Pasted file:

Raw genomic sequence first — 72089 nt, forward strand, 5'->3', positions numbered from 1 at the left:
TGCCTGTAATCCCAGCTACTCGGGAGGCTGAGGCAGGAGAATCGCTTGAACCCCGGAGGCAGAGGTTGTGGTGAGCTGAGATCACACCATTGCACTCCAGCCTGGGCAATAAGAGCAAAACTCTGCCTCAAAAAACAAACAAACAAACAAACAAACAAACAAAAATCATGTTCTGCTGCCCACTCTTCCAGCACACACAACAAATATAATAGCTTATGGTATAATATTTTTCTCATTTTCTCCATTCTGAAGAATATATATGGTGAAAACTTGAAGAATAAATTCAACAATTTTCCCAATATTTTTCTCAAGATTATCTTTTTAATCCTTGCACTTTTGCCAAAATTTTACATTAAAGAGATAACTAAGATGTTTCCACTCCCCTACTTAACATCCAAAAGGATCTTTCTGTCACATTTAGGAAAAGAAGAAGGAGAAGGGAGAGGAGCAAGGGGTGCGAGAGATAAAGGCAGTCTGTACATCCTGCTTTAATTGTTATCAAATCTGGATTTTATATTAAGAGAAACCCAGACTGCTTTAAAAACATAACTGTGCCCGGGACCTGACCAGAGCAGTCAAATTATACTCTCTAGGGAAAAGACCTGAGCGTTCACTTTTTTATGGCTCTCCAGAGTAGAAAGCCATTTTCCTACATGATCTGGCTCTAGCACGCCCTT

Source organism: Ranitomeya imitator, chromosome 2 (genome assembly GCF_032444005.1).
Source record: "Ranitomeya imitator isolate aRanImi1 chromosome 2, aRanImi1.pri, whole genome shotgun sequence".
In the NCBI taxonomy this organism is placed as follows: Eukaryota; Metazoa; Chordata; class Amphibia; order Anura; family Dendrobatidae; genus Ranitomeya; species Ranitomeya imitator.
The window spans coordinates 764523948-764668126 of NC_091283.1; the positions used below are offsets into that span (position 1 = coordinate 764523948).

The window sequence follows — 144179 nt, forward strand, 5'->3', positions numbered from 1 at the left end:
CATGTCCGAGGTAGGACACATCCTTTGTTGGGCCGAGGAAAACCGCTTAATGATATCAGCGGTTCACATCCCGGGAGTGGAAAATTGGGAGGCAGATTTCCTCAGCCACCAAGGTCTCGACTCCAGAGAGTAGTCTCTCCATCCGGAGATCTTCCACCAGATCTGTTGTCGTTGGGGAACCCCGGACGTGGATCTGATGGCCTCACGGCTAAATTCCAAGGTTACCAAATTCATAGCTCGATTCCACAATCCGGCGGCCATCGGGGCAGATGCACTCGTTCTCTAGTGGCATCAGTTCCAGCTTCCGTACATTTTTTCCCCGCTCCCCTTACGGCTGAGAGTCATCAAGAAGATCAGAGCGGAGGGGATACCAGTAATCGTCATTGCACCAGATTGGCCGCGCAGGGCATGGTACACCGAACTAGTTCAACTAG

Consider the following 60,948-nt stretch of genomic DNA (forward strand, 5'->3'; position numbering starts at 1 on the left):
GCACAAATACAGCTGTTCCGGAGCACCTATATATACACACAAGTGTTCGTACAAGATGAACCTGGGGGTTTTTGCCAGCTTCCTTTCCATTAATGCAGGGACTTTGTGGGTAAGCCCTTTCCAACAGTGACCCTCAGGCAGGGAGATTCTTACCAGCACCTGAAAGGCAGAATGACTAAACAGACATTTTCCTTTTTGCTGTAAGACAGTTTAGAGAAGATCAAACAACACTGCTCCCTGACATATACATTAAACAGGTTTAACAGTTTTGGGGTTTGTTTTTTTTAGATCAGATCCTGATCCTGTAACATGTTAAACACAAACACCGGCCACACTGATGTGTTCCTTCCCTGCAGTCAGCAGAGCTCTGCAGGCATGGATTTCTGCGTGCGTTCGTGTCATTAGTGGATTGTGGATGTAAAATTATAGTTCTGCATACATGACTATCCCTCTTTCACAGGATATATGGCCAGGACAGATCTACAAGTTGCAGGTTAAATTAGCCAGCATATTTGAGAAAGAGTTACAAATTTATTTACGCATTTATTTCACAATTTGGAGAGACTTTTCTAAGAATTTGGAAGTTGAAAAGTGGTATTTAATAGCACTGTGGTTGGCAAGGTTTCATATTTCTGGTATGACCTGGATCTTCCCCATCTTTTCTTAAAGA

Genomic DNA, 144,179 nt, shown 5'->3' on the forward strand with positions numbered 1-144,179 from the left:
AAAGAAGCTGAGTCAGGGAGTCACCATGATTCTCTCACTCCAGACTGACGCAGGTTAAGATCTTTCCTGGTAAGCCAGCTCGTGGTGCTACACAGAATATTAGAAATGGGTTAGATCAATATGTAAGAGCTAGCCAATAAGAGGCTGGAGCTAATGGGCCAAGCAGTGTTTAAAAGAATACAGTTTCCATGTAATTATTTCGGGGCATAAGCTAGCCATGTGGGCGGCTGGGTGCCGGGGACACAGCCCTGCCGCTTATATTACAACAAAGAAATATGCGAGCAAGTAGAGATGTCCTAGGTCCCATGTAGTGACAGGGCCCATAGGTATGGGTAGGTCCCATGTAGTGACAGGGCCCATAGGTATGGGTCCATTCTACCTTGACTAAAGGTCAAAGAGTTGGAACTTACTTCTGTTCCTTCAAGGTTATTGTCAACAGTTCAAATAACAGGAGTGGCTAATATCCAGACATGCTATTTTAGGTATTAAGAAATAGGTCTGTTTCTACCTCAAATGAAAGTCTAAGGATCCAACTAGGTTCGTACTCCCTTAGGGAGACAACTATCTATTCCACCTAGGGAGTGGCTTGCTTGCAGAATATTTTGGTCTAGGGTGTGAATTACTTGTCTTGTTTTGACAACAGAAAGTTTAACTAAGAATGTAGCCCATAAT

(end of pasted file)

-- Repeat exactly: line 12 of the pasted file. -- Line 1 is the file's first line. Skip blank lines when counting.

AAAGAAGCTGAGTCAGGGAGTCACCATGATTCTCTCACTCCAGACTGACGCAGGTTAAGATCTTTCCTGGTAAGCCAGCTCGTGGTGCTACACAGAATATTAGAAATGGGTTAGATCAATATGTAAGAGCTAGCCAATAAGAGGCTGGAGCTAATGGGCCAAGCAGTGTTTAAAAGAATACAGTTTCCATGTAATTATTTCGGGGCATAAGCTAGCCATGTGGGCGGCTGGGTGCCGGGGACACAGCCCTGCCGCTTATATTACAACAAAGAAATATGCGAGCAAGTAGAGATGTCCTAGGTCCCATGTAGTGACAGGGCCCATAGGTATGGGTAGGTCCCATGTAGTGACAGGGCCCATAGGTATGGGTCCATTCTACCTTGACTAAAGGTCAAAGAGTTGGAACTTACTTCTGTTCCTTCAAGGTTATTGTCAACAGTTCAAATAACAGGAGTGGCTAATATCCAGACATGCTATTTTAGGTATTAAGAAATAGGTCTGTTTCTACCTCAAATGAAAGTCTAAGGATCCAACTAGGTTCGTACTCCCTTAGGGAGACAACTATCTATTCCACCTAGGGAGTGGCTTGCTTGCAGAATATTTTGGTCTAGGGTGTGAATTACTTGTCTTGTTTTGACAACAGAAAGTTTAACTAAGAATGTAGCCCATAAT